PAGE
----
Quite a few RV parks have instated the 10-year rule. This allows the business the option to turn away any unit that is older than ten years. Sometimes owners of RV parks feel like older RVs can be a safety hazard. Other RV parks have the rule for aesthetic purposes.
They want their resort to have a particular look. The 10-year rule is not always heavily enforced. In the following article, “The RV 10 Year Rule: Why You May Not Be Welcome,” full-time RVer Levi Henley explains why RV parks pose this directive and exceptions to it.
Washing your RV in the park is a no-no.
As convenient as it would be to scrub down and rinse off the RV while you are staying at a park, this practice is considered a violation at some places. Washing an RV on-site usually means using copious amounts of water, leaving your area muddy and messy, and splashing neighboring units.
Instead of completely dissuading campers from washing their RVs, RV park management may pose an additional fee for water use. There may also be a secondary option to utilize a mobile service. The outside company comes to the park to clean the RV at the RV owner’s expense. RV parks allow this because the mobile service provides its own tools and cleaners, including their own portable water source, to complete the job in a timely and presentable manner.
Extra heads means spending extra dollars.
Some RV park rules specify a number of occupants to be included in the overnight, weekly, and monthly stays. Any additional people are charged.
RV parks and resorts may also charge visitors coming into the park for the day, during operating hours, to see campers staying there or to use the park amenities like the pool.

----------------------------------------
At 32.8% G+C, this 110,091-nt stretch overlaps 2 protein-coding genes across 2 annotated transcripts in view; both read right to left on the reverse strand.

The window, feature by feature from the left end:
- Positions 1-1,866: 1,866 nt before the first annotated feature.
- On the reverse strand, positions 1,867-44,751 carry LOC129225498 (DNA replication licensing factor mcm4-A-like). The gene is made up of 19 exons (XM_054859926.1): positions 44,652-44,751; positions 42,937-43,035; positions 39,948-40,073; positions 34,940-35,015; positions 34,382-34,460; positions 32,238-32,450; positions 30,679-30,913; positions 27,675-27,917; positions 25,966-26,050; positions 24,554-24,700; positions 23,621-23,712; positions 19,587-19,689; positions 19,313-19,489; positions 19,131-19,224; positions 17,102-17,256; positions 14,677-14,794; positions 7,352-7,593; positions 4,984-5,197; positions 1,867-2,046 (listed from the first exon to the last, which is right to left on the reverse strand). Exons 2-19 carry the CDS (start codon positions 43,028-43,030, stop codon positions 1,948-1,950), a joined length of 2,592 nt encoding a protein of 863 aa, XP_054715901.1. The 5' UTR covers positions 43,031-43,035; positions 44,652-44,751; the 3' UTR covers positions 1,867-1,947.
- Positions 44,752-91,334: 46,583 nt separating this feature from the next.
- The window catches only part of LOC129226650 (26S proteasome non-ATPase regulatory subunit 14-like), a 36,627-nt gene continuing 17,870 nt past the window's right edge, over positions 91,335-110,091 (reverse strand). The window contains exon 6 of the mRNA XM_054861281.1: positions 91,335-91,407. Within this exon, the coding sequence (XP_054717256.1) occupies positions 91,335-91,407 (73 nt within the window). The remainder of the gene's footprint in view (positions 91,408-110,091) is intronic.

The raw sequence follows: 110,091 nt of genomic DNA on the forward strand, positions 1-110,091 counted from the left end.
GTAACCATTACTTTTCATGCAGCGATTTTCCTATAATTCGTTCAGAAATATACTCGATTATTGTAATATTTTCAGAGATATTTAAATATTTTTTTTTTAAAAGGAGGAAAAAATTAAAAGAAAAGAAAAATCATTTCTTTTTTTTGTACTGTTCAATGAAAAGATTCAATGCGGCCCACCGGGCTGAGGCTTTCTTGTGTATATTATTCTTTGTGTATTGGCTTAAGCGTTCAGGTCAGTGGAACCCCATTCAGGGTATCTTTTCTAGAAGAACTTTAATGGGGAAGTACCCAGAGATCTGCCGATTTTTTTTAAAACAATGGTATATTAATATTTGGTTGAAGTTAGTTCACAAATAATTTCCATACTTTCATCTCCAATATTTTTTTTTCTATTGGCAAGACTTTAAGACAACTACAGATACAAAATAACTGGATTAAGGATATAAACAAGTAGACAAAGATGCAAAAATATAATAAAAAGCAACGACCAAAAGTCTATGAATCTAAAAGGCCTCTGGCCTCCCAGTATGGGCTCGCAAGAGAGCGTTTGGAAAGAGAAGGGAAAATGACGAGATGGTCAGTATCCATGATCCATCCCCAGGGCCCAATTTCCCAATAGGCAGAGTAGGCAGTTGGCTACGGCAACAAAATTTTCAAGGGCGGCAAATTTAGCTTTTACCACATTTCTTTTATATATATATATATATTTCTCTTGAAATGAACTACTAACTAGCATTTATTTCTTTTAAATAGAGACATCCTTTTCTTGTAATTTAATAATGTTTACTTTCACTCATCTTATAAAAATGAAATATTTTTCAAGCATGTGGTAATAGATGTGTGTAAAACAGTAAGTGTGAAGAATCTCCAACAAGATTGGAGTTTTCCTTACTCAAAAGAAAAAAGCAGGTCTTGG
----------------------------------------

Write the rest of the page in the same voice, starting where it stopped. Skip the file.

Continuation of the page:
Are these extra fees necessary? A KOA online publication explained the reasoning behind these charges:
“Extra guests, even when they don’t stay overnight, produce additional expenses when using supplies and facilities. Additionally, campgrounds have to be conscious of their permitted occupancy by law and their insurance.”
RV sites are not a guarantee.
It is not uncommon for an RVer to call in and reserve a specific site for their next stay, especially if they have frequented a particular campground. Perhaps the site has a great view of a lake, provides optimal reception, or is close to amenities like the bathhouses. Whatever the reason, some RV parks include a clause in their RV park rules stating that an RV site cannot be guaranteed.
Although the RV park may make every attempt to secure a camper in the site of their ultimate camping experience, there are always issues that could arise due to different circumstances including RV hook-up issues (e.g., issues with the water, electric, or sewer connections), a landscape mishap like a fallen tree after a storm, or the site has already been booked in advance by other campers.